In 11 stories, the author of Netherland (2008) looks at crises, fads, and conundrums among the aging denizens of 21st-century New York.
With six of these stories first appearing in either the New Yorker or Harper’s, it’s clear that O’Neill (The Dog, 2014, etc.) produces well-made, fairly mainstream short fiction. He probes the frictions that make marriages and families fissure or fight for survival, the situations where discomfort breeds anxiety and resentment mushrooms into malaise. A poet who's asked to sign a "poetician" for the pardon of Edward Snowden bemoans Bob Dylan’s Nobel and in his chagrin seems to break out of his writer’s block. The retired teachers in “The Trusted Traveler” accept the “strangely fictional few hours” when a former student joins them for dinner once a year, enduring this time a recitation of his troubles with a sperm bank. An awkward visit to a fertility clinic in “Ponchos” punctuates a man’s ruminations as they swivel between a marriage strained by two years of trying to conceive and the buddy chat of three fellow stool perchers at a diner. There’s often a subversive, comic element in O’Neill’s writing. “The World of Cheese” centers on a rancorous dispute between a woman and her son over his child’s circumcision, but the narrative also notes the father’s new infatuation with cheese, including a “cheesing trip to Ireland.” With a faux academic tone (“Social historians will record”), the narrator in “The Mustache in 2010” moves from a survey of facial hair to a man’s peculiar shaving habits to recalling a contretemps seven years earlier between two people at a charity auction and then finds herself crying even as she tries to parse “the state of the upper-middle-class adventure” objectively: “I’m brushing tears from my eyes, it should be documented.”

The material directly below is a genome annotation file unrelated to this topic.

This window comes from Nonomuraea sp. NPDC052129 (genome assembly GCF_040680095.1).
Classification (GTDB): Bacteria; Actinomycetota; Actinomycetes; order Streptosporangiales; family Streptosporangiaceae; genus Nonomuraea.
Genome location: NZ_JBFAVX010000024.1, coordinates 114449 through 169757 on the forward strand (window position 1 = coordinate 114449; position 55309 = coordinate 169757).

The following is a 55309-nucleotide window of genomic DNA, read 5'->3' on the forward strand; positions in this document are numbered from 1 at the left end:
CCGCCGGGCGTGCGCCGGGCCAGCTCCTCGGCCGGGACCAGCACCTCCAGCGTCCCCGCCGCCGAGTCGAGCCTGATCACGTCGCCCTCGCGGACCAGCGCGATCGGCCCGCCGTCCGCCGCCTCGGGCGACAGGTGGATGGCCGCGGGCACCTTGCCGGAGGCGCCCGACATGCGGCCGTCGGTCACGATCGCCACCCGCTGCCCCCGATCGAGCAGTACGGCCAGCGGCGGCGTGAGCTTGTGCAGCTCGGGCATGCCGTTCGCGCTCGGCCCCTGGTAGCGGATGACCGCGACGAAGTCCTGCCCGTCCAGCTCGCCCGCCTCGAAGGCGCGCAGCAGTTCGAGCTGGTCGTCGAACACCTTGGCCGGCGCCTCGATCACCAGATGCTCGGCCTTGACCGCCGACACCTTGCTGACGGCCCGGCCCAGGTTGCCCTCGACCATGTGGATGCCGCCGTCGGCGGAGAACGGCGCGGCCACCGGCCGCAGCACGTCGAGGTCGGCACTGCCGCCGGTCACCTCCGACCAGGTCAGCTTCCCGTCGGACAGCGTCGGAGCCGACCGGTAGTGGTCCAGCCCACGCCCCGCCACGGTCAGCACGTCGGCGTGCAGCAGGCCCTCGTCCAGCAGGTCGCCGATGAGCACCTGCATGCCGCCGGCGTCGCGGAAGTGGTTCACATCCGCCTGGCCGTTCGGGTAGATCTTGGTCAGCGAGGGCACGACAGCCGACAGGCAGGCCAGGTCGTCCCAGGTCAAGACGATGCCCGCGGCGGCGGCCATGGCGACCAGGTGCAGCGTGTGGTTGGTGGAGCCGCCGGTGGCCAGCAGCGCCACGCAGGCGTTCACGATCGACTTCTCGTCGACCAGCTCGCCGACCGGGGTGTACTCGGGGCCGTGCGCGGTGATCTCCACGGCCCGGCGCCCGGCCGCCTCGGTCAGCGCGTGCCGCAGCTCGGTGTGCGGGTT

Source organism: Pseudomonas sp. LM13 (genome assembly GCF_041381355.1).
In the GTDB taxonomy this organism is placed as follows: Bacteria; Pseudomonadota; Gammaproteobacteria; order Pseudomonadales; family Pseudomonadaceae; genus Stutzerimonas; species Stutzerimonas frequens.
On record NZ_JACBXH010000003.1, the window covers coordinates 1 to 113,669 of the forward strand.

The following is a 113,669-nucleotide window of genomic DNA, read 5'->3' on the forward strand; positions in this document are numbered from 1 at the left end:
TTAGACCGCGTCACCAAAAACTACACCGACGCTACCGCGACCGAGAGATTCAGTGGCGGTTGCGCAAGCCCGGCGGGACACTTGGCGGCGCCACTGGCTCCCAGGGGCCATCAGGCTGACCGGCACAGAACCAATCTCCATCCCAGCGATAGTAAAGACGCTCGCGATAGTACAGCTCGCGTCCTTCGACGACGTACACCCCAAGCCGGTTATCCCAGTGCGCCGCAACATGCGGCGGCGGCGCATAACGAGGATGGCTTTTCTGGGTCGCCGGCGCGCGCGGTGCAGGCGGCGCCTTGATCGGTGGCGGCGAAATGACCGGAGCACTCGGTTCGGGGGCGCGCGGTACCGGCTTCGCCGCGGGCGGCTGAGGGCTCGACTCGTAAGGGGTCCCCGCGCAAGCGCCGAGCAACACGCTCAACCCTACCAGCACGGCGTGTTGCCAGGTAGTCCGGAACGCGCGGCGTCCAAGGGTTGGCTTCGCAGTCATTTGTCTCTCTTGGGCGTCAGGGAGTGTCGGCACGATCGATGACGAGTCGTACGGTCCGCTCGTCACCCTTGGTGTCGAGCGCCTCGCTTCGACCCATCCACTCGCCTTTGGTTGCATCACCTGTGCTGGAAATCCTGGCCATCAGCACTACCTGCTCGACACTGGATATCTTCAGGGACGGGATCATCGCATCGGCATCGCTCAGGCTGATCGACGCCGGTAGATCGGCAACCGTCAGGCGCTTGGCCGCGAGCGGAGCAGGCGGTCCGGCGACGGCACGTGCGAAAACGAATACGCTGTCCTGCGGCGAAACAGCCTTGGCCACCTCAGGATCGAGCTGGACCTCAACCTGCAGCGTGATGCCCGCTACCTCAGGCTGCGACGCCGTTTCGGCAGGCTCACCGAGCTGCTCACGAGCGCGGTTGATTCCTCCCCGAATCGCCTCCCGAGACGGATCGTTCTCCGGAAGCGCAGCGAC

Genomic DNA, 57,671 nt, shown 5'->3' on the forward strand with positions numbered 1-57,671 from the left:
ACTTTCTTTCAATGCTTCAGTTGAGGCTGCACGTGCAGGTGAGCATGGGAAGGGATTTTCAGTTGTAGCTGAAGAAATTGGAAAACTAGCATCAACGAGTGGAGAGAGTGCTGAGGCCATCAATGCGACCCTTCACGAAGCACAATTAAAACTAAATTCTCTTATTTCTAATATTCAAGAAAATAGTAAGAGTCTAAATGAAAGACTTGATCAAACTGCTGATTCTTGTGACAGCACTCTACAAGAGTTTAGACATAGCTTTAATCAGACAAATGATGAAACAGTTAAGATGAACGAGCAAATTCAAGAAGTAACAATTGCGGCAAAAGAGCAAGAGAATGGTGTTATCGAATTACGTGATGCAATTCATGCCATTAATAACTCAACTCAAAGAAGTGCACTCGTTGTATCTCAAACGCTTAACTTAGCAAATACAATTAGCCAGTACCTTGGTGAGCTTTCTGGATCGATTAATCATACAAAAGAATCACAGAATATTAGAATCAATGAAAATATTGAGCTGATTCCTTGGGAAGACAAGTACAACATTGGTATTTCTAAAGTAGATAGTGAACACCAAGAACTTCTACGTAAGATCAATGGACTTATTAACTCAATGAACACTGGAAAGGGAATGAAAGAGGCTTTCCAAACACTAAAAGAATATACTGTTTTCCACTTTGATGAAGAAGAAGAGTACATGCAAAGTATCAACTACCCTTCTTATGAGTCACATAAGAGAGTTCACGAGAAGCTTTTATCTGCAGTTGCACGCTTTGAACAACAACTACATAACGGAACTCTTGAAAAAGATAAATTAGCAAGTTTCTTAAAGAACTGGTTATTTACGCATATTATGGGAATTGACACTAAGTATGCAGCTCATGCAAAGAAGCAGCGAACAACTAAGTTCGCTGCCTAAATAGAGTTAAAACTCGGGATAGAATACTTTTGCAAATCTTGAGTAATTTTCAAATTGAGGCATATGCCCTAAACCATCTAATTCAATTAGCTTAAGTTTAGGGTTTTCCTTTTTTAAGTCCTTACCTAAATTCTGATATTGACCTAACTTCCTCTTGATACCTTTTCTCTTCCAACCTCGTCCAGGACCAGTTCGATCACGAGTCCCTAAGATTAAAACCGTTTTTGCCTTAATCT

A thoroughly enjoyable collection in which O’Neill treats his characters with a wry sympathy and a sense of fun.